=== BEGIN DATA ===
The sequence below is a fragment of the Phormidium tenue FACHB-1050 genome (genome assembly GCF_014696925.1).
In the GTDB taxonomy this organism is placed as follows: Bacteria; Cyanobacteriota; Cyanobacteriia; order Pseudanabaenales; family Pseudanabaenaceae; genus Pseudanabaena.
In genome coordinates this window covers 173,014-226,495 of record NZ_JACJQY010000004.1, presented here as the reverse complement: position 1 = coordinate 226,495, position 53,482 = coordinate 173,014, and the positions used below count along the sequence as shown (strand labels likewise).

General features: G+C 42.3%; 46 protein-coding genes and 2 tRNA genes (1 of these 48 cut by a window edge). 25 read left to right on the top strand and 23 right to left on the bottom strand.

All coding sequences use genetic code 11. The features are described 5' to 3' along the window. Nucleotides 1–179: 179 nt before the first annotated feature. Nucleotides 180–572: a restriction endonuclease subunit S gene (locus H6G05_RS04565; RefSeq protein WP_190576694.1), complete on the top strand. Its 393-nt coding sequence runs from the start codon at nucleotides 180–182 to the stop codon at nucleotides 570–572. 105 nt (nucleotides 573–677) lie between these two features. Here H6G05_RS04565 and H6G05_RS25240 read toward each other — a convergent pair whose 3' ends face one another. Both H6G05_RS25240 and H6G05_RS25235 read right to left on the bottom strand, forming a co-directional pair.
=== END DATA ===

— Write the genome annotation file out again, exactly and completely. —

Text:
The sequence below is a fragment of the Phormidium tenue FACHB-1050 genome (genome assembly GCF_014696925.1).
In the GTDB taxonomy this organism is placed as follows: Bacteria; Cyanobacteriota; Cyanobacteriia; order Pseudanabaenales; family Pseudanabaenaceae; genus Pseudanabaena.
In genome coordinates this window covers 173,014-226,495 of record NZ_JACJQY010000004.1, presented here as the reverse complement: position 1 = coordinate 226,495, position 53,482 = coordinate 173,014, and the positions used below count along the sequence as shown (strand labels likewise).

General features: G+C 42.3%; 46 protein-coding genes and 2 tRNA genes (1 of these 48 cut by a window edge). 25 read left to right on the top strand and 23 right to left on the bottom strand.

All coding sequences use genetic code 11. The features are described 5' to 3' along the window. Nucleotides 1–179: 179 nt before the first annotated feature. Nucleotides 180–572: a restriction endonuclease subunit S gene (locus H6G05_RS04565; RefSeq protein WP_190576694.1), complete on the top strand. Its 393-nt coding sequence runs from the start codon at nucleotides 180–182 to the stop codon at nucleotides 570–572. 105 nt (nucleotides 573–677) lie between these two features. Here H6G05_RS04565 and H6G05_RS25240 read toward each other — a convergent pair whose 3' ends face one another. Both H6G05_RS25240 and H6G05_RS25235 read right to left on the bottom strand, forming a co-directional pair.